Switching to post-Brexit import checks is likely to cause significant disruption at a time when trade is already being hit by COVID issues, supply chain problems and labour shortages, Federation of Small Businesses (FSB) has warned, stating that small businesses are not prepared for the change.
Smaller and independent firms are worried about the impact of Brexit import regulations, according to FSB, which also revealed that real-time custom declarations, data input and expensive paperwork are expected to increase financial burdens for deli owners and customers.
“The classic example is your high street deli that is importing delicacies like, say, chorizo from Spain or parmesan from Italy,” FSB head of international affairs James Sibley said.
“For them, the thought of having to register for these systems is daunting and the process is expensive, so we’ve a lot of concern there. For those small businesses directly affected, we have picked up a lot of worry.”
From Jan 1, new border check have come into effect which is expected to affect businesses importing £231 billion of goods a year from the European Union. As a part of new checks, EU businesses sending goods to Britain will now need to supply full customs declarations while traders will also have to prove that goods are allowed to enter tariff-free under rules of origin requirements.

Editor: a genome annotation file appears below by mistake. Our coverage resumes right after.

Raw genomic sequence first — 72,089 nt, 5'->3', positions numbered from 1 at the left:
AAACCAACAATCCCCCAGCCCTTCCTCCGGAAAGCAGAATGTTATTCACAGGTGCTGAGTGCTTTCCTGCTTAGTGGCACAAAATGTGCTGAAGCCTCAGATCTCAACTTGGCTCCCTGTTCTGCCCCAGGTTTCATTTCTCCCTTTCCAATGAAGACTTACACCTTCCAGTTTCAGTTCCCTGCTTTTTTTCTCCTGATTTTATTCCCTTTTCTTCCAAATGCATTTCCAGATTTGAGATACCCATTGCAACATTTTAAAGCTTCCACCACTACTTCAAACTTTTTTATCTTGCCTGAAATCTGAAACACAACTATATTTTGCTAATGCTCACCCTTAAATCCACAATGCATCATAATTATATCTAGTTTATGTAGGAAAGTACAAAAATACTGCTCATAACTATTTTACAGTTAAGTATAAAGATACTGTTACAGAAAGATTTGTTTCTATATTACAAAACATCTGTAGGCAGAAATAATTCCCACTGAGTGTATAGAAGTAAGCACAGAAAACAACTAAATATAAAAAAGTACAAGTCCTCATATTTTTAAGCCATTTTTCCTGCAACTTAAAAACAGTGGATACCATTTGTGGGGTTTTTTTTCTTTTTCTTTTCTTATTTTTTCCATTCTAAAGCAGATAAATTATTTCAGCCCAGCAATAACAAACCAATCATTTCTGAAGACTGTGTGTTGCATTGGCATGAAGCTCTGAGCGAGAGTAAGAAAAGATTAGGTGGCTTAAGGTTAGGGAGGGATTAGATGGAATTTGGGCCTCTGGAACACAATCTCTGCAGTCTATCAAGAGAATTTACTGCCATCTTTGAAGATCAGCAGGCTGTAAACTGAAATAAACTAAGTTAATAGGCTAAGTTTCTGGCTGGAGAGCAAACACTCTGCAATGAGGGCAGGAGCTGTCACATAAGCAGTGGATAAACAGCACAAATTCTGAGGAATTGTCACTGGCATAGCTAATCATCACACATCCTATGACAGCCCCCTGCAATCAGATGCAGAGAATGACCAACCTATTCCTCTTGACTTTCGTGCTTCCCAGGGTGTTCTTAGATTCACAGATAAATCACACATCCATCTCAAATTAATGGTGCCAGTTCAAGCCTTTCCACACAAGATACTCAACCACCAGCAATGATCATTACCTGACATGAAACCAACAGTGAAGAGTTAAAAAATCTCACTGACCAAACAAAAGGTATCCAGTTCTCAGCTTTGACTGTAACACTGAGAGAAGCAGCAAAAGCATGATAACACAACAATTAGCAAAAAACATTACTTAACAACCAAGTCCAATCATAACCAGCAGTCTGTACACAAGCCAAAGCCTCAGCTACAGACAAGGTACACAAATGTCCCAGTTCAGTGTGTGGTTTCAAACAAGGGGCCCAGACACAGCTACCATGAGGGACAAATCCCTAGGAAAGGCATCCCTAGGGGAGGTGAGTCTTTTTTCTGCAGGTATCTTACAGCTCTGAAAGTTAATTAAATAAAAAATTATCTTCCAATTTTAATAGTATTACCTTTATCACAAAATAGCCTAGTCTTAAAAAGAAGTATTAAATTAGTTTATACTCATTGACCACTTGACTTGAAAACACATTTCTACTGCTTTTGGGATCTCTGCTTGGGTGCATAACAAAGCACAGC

When Britain left EU’s single market in 2021 beginning, Europe imposed checks on goods straight away while Britain staggered and delayed the introduction of a full customs border.
FSB’s warning comes amid similar claims by other food federations which have raised alarms over expected delay and even shortages of food items in the coming days owing to the new checks.
Food and Drink Federation, which represents more than 1,000 businesses, has also sent special guidance to members along with warning of shortage.
UK exports to the bloc were down by 40 to 60 per cent by value in the first three months of last year, when controls on goods moving into the EU were imposed, and a similar pattern could emerge with imports, the federation reportedly said.
The situation “presents a real risk which could disrupt the operation of UK supply chains where a critically important ingredient is delayed or fails to arrive”, said the federation, Mail reported.
Shane Brennan, chief executive of the Cold Chain Federation, representing frozen and chilled food suppliers, also reported to have said that the new rules “will make it harder for the smallest businesses to sell their goods”.
“Some will choose not to do that anymore. So we could see those products no longer being stocked in restaurants and supermarkets,” Brennan said.